Milton-Madison Bridge
The Milton-Madison Bridge is a continuous truss bridge that connects Milton, Kentucky and Madison, Indiana. It carries approximately 10,000 cars a day. A contract has been signed to replace the bridge by 2012.

This two lane vehicular bridge is the Ohio River crossing for U.S. Route 421. It has a main span of 600 feet (180 m) and total length of 3,184.2 feet (970.5 m). It has a deck width of a mere 20 feet (6.1 m), and above the deck the vertical clearance is 16.8 feet (5.1 m). This bridge is the only vehicular crossing of the Ohio River for 26 miles (42 km) going upstream ( the Markland Bridge near Vevay, Indiana) and 46 miles (74 km) downstream (the John F. Kennedy Memorial Bridge in Louisville). The bridge provided for the shortest distance between Indianapolis, Indiana and Lexington, Kentucky.

Built by J.G. White Engineering Corp., construction was started in 1928, and completed in 1929, at the cost of $1,365,101.84. It was opened for traffic on December 20, 1929. Originally a toll bridge, on November 1, 1947 at noon the toll was removed. In 1997 the bridge was refurbished. This was after a 1995 study which could not agree on a new bridge location, so $10 million was used for the refurbishment.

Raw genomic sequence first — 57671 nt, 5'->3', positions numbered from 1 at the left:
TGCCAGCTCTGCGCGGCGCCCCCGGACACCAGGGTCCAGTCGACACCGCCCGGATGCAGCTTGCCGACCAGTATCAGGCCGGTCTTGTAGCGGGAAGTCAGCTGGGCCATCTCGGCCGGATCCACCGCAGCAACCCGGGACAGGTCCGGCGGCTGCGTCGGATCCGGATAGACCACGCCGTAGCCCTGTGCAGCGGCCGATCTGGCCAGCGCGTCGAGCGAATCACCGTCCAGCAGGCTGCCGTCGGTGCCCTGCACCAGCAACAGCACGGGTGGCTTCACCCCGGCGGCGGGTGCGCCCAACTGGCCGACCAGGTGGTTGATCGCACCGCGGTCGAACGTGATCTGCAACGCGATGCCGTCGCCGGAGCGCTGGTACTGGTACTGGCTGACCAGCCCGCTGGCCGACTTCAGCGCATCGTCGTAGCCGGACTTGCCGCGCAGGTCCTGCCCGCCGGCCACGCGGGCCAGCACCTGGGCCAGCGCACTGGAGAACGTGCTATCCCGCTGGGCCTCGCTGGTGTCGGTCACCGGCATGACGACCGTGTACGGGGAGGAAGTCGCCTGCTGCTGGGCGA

The bridge is in the process of replacement, as the current bridge is "functionally obsolete" and "structurally deficient." It has a sufficiency rating of 33 out of a possible 100; its superstructure condition rating is considered "poor". Modern trucks are unable to use the bridge. One of the boons to the new bridge would be to aid a $20 million "resort and entertainment center" where previously a cotton mill stood. A Milton-Madison Bridge Study was begun by the Indiana Department of Transportation and Kentucky Transportation Cabinet on August 26, 2008. The study must take in account the Madison Historic District, which is a National Historic Landmark, and the study is burdened by having to consider the National Environmental Policy Act. The Indiana Department of Transportation (INDOT) in a partnership with the Kentucky Transportation Cabinet (KYTC) has designed a new bridge to replace the current bridge. The new project is headed mostly by INDOT. The bridge will be removed except for several piers in the waterway, which will be rehabilitated and widened to accommodate a new, wider steel-truss superstructure. Scour mitigation will also be performed on the existing piers. The new bridge will also feature an ADA compliant pedestrian walkway. Construction for the new bridge will begin in the fall of 2010, with the bridge remaining open during work on the piers. The design-build bridge project will be completed years ahead of schedule and with significantly less disruption than originally estimated. Walsh Construction Company plans to close the bridge for only 10 days during construction rather than an anticipated year-long closure. The team will use an innovative construction method called “truss sliding” to ”slide” the 3,181-foot-long truss into place along steel rails and plates. Gallery


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